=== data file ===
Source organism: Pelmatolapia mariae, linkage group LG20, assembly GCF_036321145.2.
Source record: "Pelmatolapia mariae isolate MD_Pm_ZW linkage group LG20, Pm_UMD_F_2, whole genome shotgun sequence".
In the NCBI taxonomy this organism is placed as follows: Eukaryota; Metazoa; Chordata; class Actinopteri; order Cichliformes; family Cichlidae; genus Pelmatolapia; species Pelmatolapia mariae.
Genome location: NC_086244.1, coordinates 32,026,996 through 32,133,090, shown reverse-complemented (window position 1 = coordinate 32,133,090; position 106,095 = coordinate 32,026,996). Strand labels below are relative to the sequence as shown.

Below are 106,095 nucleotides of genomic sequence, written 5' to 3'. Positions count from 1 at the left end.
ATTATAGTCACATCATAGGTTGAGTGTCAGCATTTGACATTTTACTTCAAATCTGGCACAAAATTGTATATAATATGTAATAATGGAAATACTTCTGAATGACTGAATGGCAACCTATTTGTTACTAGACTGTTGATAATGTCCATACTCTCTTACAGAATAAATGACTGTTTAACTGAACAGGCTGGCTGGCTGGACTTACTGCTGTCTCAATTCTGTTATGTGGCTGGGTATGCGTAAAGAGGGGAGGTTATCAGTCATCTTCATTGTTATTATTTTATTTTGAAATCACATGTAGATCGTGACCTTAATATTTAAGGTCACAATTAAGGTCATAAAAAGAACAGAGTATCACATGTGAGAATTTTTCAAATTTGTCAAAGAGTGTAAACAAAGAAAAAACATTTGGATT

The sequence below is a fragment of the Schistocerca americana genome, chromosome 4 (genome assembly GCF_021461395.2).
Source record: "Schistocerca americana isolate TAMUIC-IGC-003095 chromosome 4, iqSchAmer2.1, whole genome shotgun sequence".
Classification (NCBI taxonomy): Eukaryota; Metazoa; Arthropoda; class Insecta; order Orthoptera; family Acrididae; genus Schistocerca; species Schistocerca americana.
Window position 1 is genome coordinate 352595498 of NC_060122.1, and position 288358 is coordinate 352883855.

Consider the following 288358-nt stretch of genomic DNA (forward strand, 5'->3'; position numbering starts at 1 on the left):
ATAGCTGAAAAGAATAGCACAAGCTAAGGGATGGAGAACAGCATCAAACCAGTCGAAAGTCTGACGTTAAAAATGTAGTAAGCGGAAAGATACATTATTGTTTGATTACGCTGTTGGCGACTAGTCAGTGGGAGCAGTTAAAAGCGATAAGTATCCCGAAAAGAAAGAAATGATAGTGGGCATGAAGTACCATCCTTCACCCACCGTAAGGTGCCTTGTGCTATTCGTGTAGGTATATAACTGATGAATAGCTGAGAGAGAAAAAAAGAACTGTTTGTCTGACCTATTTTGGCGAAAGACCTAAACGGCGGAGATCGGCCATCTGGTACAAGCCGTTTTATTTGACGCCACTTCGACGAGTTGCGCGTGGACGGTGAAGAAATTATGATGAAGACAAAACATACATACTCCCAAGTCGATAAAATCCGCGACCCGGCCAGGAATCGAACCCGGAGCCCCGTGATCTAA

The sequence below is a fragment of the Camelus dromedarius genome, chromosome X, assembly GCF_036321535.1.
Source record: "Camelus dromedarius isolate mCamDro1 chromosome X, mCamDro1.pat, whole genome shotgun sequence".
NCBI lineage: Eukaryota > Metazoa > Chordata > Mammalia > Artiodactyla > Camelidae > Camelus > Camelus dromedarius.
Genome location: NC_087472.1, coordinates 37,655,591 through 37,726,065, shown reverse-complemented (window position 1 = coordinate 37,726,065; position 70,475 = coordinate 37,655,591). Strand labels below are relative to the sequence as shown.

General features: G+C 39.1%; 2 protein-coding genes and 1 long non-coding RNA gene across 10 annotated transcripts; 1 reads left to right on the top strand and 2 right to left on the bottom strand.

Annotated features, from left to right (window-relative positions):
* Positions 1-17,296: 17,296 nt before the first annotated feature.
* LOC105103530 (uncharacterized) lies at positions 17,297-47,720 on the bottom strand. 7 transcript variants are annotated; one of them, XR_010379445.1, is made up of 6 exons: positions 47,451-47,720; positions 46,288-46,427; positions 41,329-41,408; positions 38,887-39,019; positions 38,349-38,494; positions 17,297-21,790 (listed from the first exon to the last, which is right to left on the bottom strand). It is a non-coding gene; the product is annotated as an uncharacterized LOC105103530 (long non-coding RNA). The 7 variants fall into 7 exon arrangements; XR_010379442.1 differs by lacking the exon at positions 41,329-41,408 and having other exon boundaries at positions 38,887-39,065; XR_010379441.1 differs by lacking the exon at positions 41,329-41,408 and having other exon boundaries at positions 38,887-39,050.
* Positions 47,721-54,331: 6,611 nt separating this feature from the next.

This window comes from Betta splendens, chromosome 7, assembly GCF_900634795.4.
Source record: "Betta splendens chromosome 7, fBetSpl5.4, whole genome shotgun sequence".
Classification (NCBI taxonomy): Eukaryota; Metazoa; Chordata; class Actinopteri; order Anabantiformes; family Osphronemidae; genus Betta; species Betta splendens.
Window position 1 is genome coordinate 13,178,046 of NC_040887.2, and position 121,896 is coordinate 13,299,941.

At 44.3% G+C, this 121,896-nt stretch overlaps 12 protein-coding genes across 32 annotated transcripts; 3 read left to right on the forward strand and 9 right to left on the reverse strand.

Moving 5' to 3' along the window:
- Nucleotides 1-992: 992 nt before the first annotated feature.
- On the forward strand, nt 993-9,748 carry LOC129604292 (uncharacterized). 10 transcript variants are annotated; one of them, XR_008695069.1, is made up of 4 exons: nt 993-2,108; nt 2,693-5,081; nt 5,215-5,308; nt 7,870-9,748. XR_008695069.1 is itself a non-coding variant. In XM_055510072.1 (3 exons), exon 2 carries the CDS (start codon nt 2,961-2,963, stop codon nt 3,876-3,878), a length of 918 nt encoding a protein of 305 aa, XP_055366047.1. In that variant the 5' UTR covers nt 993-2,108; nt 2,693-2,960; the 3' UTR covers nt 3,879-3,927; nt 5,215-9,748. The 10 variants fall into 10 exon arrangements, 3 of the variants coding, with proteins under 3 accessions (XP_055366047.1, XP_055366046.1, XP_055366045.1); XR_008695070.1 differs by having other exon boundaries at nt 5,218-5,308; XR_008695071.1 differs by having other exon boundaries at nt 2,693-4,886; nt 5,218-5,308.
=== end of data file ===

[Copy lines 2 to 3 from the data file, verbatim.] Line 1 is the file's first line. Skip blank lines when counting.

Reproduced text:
Source record: "Pelmatolapia mariae isolate MD_Pm_ZW linkage group LG20, Pm_UMD_F_2, whole genome shotgun sequence".
In the NCBI taxonomy this organism is placed as follows: Eukaryota; Metazoa; Chordata; class Actinopteri; order Cichliformes; family Cichlidae; genus Pelmatolapia; species Pelmatolapia mariae.